Fasting and Blood Glucose

Brad Pilon, author of Eat Stop Eat, raised an interesting issue having to do with blood glucose during a fast. Coincidentally, I read that while near the end of a fast, having just come from the gym and a heavy workout. I tested myself at 114 gm/dL, which is higher that I was testing before at any old time during the day (100-105, usually). Hmm… 28 hours into a fast, and after a series of heavy weight lifting. Isn’t the conventional "wisdom" that fasting is bad because your blood sugar lowers too much; and by all means, "you don’t want to exercise." After all, Zeus didn’t make us like he made virtually all the other animals, who engage in their most strenuous activity of hunting when they’re really, really hungry. Right?

So, on my next 30-hr fast a few days later, I decided to check BG right before I left for the gym, at about 25 hours into the fast. I measured 77, which is a very predictable result during a fast. I had an intense routine, but not nearly so much as the previous time. So, at hour 27, and about an hour after completing the workout: 101 gm/dL. How can that be? And without that candy marketed as "power" that they try to sell you so "your blood sugar doesn’t drop" when you exercise. Clever guy that Zeus, eh?

Here’s the comment I posted at Art’s blog about it, and be sure to read Art’s response as to the the underlying chemistry. Also, Brad did another test — measuring before workout, at intervals during the workout, and after. Similar results. Same with John Barbin. Note: they are both using the mmol/L scale, normal range being 3.9 – 7.8. I’m 22 hrs into my first of two fasts this week, and I’ll go through the routine again, just to see if I can reproduce the results. I’m dropping around 2 pounds per week net, and it’s all fat. It’s amazing where all you carry that stuff, which doesn’t seem apparent until you begin to notice voids in all kinds of places.

I really need to update the photo to the right. My face isn’t nearly so fat, anymore; and 5-6" are gone off the waist with at least 6" to go.

Richard Nikoley

I'm Richard Nikoley. Free The Animal began in 2003 and as of 2021, contains 5,000 posts. I blog what I wish...from health, diet, and food to travel and lifestyle; to politics, social antagonism, expat-living location and time independent—while you sleep—income. I celebrate the audacity and hubris to live by your own exclusive authority and take your own chances. Read More


  1. Chris H on January 22, 2008 at 12:53

    Nice post Richard.

    you might be interested in some other research that Matt Metzgar pointed me to

    calorie restriction promoted muscle growth

  2. Chris H on January 22, 2008 at 13:56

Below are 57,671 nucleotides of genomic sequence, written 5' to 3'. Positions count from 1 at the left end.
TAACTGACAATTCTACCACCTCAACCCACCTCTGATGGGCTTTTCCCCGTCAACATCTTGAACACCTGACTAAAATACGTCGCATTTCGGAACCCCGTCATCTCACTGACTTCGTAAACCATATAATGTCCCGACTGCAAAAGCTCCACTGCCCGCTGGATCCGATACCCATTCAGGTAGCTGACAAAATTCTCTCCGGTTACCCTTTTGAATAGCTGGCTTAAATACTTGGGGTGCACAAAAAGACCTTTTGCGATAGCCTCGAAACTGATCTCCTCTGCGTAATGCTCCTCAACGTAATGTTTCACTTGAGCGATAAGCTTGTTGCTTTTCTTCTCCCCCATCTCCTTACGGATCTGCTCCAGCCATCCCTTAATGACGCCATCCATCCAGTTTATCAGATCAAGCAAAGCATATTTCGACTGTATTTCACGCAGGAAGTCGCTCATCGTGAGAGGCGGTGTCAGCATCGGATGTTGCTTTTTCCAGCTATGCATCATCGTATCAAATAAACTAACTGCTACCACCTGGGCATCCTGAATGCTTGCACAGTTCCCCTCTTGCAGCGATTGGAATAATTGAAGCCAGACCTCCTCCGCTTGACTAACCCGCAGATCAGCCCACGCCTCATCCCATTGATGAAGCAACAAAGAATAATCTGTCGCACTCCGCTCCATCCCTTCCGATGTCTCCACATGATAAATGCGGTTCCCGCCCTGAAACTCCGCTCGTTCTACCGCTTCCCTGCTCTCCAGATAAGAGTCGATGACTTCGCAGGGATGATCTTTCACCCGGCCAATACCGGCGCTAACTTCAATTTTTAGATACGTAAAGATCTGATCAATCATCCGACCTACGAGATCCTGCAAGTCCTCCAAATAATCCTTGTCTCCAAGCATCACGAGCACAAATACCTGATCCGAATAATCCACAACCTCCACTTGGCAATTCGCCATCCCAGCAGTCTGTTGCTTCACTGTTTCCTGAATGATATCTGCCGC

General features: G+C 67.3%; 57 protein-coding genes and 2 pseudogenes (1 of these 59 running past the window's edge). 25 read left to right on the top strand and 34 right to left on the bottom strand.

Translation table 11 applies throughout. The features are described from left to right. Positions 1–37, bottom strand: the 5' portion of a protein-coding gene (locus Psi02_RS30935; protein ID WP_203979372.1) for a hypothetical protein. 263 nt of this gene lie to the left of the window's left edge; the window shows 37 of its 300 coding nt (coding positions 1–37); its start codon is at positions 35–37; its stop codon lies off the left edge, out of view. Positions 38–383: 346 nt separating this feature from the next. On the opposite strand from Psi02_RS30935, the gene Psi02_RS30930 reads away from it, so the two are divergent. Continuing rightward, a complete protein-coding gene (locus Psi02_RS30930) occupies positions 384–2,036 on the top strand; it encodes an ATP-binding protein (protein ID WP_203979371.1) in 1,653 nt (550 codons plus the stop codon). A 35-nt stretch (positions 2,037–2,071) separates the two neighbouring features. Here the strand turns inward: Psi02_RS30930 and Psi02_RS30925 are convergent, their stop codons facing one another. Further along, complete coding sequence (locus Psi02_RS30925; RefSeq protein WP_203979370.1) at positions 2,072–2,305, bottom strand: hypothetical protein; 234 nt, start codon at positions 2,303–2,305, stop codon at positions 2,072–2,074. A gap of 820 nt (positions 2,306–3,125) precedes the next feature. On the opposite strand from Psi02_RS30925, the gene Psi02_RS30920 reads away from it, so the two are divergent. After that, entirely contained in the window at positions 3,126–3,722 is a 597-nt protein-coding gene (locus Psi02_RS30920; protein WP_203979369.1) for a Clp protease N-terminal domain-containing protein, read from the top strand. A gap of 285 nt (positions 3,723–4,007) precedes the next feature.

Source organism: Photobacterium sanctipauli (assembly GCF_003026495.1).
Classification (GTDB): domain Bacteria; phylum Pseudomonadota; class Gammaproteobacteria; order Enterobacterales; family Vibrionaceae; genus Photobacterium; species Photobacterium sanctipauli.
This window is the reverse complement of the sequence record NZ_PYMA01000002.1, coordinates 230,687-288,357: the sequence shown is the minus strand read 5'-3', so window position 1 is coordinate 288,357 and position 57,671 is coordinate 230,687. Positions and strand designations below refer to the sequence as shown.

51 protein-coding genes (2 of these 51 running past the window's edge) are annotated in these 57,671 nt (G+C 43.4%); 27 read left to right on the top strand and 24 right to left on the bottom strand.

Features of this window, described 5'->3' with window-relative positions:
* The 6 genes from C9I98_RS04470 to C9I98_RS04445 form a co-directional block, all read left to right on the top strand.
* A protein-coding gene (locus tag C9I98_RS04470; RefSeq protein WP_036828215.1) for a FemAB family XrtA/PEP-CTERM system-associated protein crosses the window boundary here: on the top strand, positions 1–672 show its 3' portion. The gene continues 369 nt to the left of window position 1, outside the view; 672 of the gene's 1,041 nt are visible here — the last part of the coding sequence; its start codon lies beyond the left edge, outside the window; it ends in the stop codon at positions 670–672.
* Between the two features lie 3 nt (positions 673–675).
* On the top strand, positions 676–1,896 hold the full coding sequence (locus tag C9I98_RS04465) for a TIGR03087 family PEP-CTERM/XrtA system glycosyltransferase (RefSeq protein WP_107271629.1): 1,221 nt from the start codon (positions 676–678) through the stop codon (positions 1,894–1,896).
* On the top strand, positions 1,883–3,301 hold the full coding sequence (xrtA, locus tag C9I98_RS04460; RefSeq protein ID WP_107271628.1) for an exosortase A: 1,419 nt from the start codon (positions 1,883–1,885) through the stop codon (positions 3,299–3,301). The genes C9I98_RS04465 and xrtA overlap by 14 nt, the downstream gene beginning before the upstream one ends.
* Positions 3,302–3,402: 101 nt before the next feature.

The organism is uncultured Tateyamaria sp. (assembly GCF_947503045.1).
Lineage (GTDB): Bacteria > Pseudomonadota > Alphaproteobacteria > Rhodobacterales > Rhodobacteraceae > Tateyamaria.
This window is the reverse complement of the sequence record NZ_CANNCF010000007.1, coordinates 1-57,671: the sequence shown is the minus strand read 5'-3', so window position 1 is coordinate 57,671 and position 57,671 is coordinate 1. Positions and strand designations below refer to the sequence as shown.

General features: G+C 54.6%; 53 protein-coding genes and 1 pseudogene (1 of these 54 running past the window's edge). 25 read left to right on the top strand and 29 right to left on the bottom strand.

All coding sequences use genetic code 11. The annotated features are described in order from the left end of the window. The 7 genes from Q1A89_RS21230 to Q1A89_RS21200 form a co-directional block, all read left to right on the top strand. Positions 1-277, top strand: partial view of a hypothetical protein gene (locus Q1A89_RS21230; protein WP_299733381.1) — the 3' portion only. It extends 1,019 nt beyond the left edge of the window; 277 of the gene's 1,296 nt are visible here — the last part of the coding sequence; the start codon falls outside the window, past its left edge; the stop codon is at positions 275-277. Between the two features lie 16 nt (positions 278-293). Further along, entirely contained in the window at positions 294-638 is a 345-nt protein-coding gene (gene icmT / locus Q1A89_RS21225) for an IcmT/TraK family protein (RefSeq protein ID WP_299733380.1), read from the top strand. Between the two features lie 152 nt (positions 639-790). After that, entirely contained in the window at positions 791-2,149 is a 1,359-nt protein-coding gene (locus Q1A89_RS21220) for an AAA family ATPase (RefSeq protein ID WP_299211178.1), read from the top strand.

🙂 I have no idea either Richard! I am also just learning about all this IF stuff but am increasingly impressed by all the research out there about the benefits of this way of eating. It works as well. I am getting abs for the first time in my life – and I will be 40 in a couple of weeks. I don't think it is down to calorie restriction either.

    I'm wondering how long it will be before IF is the next mainstream diet trend, although as Pillon points out there is not much money in telling people not to eat occasionally.

  3. Richard Nikoley on January 22, 2008 at 13:25


    I have been noticing something that is happening when I awake in the mornings, but even more so when I awake during a fast, where my last meal was lunch the day before. I have a "pumped" feeling in my muslces, but particularly in the legs. This is even three or more days since the last workout, and isn't really associated with the sore-pumped feeling you get a couple days after a big push.

    I read somewhere that both fasting and deep sleep promote GH release, so I wonder if the combination of both (not to mention the workouts themselves), are producing a noticeable combination in me.

    Just idle speculation (I have no idea, really). Perhaps there's an established reason for such a "pumped" feeling.

  4. Jolly on March 5, 2010 at 13:35

    Whats your thoughts on Dr. Davis’s post on exercise and blood sugar levels? He states that exercise *decreases* blood glucose.

    • Richard Nikoley on March 6, 2010 at 10:18

      I think he’s talking about something far different, non fasted steady aerobic kind of exercise and normal glycogen levels.

  5. David on April 3, 2010 at 19:06

    Very interesting, Richard, as I just had something similar happen to me.

    To set the scene, it should be understood that I’m young (26) and in excellent shape. My fasting BG is in the 80s (and often lower), and my postprandial BG rarely exceeds 100 — even with white potatoes.

    I fast once every week, usually for ~24 hours. I’ve been fasting since last night, and a couple hours ago (21 hours in) I decided to do some jogging followed by some interval sprints. I don’t usually jog, but I do it now and then if I need a mood booster. Anyway, so I was sweating pretty good by the end, and felt I had a pretty good workout. Curious as to what my BG was, I checked my glucometer about 15 minutes after the workout: 143 mg/dl. I couldn’t believe it, so I washed my hands with soap and water and tried again. And then again. All results fell within 5 points of the original. Though I’m back down to normal now, a couple hours later, it seemed excessive to me. Have you heard of glucose going this high after fasting exercise before?

    • Richard Nikoley on April 4, 2010 at 12:15

      Haven’t heard of that high, but I certainly don’t think it’s a problem.

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